And then it is a story about sacrifice (which is beautiful became the hero loves the Narnia books).  And home.  And becoming an adult and living a life worthy of the sacrifices that have been made for us. 

Read it.  Listen to it.  Then do it again.

Finished 5/9/14

George Martin–Dance with Dragons (Game of Thrones Series)


I am a late convert to the GMT series.  In fact, I didn’t begin reading the books until I had watched the first season of the HBO adaptation on DVD.  Now, however, I’m hooked.  I was disappointed, therefore, when I read a poor review of the latest volume, Dance with Dragons.  This particular review mocked the plot as Tyrion floats down a river and whines and people die.  The review was true in that Tyrion does float down a river and people do die.   If I picked up Dance with Dragons as a stand-alone novel, I probably would not persevere, but, as a loyal fan, I thoroughly enjoyed following the various characters, particularly as this volume followed some of my favorite characters, such as Jon Snow and Tyrion, not to mention Danaerys.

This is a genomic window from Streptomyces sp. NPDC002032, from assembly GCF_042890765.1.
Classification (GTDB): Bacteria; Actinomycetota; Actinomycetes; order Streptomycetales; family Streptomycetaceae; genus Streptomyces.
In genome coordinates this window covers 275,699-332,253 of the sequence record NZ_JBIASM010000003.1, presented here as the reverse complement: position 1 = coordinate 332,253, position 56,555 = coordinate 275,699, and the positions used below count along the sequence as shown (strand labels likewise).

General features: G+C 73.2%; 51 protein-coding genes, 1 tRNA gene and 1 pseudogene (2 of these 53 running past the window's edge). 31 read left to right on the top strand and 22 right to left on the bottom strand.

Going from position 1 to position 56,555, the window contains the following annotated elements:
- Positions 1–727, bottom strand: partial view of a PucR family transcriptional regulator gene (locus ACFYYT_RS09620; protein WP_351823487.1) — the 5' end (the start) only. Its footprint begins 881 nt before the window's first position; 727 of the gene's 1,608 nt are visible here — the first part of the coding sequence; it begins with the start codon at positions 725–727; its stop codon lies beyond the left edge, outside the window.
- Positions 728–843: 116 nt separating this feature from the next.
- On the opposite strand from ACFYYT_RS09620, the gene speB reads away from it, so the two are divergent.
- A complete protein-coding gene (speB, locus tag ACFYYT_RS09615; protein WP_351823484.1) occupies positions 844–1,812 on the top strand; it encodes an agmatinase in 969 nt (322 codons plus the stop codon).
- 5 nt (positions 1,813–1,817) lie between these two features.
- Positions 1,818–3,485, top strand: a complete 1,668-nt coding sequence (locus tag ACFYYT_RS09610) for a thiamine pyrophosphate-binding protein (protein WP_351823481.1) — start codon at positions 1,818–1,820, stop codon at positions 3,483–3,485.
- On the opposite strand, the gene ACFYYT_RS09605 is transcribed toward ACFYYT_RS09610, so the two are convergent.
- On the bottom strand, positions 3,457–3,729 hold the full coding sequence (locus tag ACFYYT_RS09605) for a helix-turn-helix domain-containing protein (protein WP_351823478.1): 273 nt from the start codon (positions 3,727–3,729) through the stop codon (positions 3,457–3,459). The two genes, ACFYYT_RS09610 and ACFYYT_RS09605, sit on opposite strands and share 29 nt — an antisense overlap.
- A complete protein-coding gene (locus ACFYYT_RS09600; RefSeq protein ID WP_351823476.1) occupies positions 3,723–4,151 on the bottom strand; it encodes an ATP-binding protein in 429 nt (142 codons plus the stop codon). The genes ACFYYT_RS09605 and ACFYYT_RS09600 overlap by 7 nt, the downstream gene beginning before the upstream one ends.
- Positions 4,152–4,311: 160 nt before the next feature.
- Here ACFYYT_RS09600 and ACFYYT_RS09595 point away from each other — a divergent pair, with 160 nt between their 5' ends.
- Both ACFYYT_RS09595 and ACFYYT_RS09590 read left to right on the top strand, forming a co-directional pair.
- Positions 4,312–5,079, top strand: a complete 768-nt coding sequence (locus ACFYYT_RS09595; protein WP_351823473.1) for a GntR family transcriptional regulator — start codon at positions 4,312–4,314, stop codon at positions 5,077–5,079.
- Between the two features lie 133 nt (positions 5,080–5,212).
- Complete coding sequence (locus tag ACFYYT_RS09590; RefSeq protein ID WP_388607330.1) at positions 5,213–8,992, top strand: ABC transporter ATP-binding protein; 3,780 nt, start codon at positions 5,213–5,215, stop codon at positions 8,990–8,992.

Martin also managed to surprise me as the book came to a close.  People I thought might win the Game of Thrones died suddenly, betrayed.  People I had counted out were given a second chance to resurge.  Little of this book took place in King’s Landing, which suited me.  Much of it took place outside Westeros and I enjoyed envisioning the geography outside the kingdom I have come to know and love.

What Dance with Dragons did best, however, was set up what I hope will be a crazy ride in the next volume.  Players have moved on the board, some have left, and we’re ready for some big action moves.  Game of Thrones on.

Finished 2/1/14

A Song of Fire and Ice (#1-3)–George R. R. Martin